Friday, February 3, 2012

Sexual Abuse in the Purple Culture

he behavior of bishops throughout the western world in the clergy sexual abuse scandal remains on daily exhibit in the media: the cover-ups; the transfer of pedophile priests from parish to parish, diocese to diocese and beyond; the stone-walling of victims and their parents; the attempt to ‘manage’ the ‘problem’ through attorneys.
We’ve heard their lame excuses: “most priests are good priests,” as if we should expect some pedophiles to emerge from their seminaries; “priests are only human,” as if raping or sodomizing a child is human.
We’ve seen them turn to scapegoating: saying that “gays are responsible and therefore should not be ordained,” (a statement shot down by competent psychotherapists); portraying children as “very seductive tempters and temptresses, sexually enticing;” depicting the abusers as the real victims; painting victims as money-grabbing complainers who want the money that would otherwise go to charity. The list goes on.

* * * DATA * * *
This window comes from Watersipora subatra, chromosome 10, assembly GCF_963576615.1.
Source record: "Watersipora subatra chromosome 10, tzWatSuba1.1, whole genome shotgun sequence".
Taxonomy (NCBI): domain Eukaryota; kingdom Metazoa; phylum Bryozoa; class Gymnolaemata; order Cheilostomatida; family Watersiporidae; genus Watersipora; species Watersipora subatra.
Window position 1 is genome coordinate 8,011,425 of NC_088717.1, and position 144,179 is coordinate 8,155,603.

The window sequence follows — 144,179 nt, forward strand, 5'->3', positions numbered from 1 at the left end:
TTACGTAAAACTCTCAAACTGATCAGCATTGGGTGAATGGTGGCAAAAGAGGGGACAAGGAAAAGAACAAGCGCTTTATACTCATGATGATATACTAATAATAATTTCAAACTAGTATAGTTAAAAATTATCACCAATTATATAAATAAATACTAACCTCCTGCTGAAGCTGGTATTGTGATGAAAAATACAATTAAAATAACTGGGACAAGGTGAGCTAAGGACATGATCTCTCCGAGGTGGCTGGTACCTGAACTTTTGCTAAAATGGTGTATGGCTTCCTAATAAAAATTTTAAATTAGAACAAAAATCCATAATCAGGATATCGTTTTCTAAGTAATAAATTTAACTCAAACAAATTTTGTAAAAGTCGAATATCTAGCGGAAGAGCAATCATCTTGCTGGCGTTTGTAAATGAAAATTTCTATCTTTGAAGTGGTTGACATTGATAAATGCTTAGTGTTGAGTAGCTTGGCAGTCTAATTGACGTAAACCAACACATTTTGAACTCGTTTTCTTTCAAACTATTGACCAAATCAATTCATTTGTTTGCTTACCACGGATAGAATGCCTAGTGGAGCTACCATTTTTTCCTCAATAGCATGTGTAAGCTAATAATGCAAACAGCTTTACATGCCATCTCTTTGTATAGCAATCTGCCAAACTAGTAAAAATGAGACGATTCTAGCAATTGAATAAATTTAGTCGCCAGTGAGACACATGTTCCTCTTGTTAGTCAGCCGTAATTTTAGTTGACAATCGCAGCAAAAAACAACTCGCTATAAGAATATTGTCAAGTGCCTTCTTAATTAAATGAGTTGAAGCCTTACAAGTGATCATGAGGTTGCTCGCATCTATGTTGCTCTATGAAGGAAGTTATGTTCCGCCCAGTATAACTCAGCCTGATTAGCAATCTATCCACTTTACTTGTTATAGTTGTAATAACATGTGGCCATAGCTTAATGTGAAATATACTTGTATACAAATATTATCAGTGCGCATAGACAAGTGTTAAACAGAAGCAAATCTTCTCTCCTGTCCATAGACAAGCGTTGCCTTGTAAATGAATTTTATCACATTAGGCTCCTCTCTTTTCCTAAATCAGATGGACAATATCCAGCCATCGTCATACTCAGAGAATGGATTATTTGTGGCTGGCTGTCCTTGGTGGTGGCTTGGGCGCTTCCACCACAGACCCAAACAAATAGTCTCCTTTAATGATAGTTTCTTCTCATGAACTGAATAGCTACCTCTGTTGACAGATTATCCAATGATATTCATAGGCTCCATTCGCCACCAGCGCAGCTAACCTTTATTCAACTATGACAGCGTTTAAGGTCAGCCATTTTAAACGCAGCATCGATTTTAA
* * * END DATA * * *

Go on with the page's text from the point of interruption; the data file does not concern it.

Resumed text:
All of the above merge to exhibit a group of men, who posture as our moral leaders, acting uniformly out of a purple culture that immunizes them from empathy for the sufferings of children. It is narcissism at its zenith.
We should remind ourselves again just how powerful were the voices of the laity in the first centuries of the Church. They were strong enough to influence apostles and popes, and to move them in a different direction. Can anyone imagine there would have been a deluge of clerical sexual abuse of children if bishops had asked the laity, especially parents of young children: “Do you mind if I place accused Father Pedophile in your school, or parish?” 

The bishops never turned to the laity, an implicit denial of the wisdom they would find there. We will see going forward how the cultural box in which bishops are immersed prevents them from acknowledging their errors and from acknowledging the correctness of lay wisdom on other significant life issues.